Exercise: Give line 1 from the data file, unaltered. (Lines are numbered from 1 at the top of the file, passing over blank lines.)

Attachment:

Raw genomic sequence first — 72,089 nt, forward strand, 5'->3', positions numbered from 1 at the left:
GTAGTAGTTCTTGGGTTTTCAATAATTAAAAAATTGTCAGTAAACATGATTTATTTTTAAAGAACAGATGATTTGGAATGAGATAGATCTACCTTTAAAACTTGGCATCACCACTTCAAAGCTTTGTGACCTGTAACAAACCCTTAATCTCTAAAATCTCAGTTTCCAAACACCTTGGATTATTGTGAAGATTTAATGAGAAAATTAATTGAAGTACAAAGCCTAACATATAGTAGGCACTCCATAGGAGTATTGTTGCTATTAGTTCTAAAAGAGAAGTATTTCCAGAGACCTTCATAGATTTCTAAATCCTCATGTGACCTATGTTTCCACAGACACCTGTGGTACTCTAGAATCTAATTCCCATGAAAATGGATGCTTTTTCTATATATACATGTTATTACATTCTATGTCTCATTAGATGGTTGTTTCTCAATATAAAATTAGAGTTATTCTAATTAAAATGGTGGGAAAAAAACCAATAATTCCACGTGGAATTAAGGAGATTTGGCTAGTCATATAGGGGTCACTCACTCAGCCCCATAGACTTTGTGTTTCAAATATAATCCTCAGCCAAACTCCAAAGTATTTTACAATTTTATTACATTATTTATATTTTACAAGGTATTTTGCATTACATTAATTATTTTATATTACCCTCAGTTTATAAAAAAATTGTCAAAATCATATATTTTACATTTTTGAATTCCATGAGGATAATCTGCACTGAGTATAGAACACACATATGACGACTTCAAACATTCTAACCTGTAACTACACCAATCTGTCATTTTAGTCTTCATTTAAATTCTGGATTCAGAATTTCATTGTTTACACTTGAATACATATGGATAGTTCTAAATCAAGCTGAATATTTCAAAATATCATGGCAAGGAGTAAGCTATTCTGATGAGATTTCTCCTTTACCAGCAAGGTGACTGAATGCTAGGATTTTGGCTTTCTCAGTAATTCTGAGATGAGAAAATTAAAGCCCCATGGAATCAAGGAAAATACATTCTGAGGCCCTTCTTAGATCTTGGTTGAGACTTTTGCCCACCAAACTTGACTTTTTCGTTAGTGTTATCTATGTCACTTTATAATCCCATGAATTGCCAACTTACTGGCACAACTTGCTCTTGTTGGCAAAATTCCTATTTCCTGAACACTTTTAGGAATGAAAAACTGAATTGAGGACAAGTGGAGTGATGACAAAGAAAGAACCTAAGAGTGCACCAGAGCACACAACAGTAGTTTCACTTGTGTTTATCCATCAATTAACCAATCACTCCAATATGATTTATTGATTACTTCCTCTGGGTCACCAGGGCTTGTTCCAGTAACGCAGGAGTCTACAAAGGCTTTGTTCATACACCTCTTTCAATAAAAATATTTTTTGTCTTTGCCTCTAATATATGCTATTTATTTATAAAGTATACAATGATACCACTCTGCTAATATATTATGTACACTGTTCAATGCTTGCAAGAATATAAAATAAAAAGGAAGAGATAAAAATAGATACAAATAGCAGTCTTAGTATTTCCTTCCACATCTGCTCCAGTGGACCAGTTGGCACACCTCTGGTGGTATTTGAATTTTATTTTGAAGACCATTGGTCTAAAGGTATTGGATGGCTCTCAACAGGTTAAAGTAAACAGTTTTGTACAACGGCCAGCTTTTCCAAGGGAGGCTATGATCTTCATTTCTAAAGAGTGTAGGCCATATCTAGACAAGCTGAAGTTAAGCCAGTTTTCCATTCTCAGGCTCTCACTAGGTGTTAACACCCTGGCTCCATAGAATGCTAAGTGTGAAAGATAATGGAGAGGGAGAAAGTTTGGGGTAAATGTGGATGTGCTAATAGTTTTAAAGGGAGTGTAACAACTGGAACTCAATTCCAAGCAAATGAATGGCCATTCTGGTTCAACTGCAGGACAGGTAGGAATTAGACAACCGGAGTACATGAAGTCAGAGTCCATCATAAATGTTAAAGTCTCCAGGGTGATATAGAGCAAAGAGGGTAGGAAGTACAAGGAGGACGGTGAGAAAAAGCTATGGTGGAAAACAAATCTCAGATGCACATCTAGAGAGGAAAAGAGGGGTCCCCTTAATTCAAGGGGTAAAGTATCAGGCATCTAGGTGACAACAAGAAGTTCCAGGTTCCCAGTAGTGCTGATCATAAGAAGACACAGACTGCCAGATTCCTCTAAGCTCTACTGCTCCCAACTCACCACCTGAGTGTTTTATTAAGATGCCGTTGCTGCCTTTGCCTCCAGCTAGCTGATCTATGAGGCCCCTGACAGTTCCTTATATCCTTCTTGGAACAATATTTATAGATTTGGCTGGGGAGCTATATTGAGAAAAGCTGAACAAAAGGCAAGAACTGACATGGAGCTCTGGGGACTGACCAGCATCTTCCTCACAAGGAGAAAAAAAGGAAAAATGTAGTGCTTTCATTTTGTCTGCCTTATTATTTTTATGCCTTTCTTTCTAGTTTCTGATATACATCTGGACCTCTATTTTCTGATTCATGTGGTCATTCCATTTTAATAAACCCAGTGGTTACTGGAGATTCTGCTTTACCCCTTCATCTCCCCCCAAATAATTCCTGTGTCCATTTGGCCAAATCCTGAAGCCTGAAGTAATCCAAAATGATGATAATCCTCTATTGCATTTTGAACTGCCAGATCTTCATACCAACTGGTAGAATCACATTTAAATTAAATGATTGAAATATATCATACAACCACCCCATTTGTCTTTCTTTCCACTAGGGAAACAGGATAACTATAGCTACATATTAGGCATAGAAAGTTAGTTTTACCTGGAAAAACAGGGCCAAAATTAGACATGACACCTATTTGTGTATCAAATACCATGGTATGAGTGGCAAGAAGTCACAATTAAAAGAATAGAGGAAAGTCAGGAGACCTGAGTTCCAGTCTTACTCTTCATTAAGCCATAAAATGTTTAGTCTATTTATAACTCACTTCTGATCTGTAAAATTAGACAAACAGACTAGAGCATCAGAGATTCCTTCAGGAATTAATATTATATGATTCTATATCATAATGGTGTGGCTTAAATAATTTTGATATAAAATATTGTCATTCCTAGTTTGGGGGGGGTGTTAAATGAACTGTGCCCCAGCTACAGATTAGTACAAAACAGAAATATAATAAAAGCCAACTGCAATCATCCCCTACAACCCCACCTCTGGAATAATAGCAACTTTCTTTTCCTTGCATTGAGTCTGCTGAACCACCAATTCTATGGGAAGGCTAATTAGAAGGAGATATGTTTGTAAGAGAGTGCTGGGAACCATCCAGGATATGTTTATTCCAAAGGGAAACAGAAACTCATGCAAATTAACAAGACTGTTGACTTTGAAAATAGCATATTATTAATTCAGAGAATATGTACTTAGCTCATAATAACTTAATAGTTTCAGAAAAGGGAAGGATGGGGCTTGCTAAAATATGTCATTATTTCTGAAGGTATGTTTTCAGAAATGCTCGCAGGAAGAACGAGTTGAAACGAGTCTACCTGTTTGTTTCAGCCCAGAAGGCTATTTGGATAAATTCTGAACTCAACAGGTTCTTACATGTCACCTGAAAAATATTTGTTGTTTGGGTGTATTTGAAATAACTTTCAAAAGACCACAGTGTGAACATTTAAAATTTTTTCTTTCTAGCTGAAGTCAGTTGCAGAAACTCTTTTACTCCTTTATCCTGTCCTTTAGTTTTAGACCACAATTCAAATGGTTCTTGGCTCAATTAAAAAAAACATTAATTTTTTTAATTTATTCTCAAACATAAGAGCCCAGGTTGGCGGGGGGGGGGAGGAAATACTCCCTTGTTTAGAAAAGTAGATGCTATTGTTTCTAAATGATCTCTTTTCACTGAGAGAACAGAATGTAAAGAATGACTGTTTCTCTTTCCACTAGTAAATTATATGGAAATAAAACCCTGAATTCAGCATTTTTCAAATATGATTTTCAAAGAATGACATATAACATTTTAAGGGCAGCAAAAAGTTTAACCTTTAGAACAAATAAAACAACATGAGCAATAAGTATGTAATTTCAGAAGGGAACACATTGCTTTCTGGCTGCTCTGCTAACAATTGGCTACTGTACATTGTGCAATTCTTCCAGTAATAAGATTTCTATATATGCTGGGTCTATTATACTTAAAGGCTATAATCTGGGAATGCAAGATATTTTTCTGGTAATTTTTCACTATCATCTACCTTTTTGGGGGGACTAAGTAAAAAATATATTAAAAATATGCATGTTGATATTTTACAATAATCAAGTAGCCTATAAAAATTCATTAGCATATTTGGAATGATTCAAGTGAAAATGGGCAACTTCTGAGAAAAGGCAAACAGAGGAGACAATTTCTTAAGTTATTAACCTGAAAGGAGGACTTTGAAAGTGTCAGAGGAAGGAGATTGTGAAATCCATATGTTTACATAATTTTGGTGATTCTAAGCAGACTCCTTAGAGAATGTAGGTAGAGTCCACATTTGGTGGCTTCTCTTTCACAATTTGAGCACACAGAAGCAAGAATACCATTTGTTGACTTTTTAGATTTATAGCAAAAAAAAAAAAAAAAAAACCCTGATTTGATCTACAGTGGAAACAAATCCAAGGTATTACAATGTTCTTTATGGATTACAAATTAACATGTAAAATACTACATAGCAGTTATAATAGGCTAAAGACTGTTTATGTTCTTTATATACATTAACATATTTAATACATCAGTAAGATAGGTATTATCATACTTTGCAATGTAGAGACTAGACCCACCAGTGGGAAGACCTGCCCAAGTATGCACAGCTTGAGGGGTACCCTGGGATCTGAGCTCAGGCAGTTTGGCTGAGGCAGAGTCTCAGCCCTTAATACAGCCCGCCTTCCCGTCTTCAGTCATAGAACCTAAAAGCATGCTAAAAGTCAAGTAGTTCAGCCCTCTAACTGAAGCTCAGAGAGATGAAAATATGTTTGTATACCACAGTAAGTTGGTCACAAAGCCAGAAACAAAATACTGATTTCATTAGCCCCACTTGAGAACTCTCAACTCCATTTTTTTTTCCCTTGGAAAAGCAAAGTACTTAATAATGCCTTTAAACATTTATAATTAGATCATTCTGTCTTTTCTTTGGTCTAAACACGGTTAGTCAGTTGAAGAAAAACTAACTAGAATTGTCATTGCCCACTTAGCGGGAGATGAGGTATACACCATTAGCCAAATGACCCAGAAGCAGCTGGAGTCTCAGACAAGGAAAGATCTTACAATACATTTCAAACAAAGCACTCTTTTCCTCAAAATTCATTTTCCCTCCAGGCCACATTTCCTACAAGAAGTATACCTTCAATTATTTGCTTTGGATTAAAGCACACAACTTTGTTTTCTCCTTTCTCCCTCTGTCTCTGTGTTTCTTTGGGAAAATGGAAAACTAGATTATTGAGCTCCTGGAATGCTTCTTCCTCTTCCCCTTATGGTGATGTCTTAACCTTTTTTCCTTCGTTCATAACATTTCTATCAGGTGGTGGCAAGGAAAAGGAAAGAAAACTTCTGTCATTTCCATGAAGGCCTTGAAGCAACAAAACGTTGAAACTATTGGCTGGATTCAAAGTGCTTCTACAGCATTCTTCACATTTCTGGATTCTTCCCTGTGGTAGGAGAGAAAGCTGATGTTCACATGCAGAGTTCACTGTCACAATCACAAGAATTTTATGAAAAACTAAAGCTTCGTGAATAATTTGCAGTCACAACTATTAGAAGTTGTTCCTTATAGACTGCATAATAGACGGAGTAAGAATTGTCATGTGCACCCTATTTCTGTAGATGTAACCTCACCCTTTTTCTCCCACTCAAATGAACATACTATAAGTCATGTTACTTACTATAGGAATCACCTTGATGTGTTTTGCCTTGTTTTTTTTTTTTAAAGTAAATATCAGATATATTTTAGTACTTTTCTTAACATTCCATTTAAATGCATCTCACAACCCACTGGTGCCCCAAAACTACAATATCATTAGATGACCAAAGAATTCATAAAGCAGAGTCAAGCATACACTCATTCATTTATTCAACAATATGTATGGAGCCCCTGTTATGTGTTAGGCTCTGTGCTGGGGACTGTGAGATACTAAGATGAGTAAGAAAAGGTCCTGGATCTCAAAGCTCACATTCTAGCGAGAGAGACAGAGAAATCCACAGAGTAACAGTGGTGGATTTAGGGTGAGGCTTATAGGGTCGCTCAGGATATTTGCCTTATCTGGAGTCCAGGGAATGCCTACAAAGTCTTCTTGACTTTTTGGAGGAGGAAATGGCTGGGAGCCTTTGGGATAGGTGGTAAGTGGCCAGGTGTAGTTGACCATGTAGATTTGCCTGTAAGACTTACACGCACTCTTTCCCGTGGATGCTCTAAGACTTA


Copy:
Raw genomic sequence first — 72,089 nt, forward strand, 5'->3', positions numbered from 1 at the left: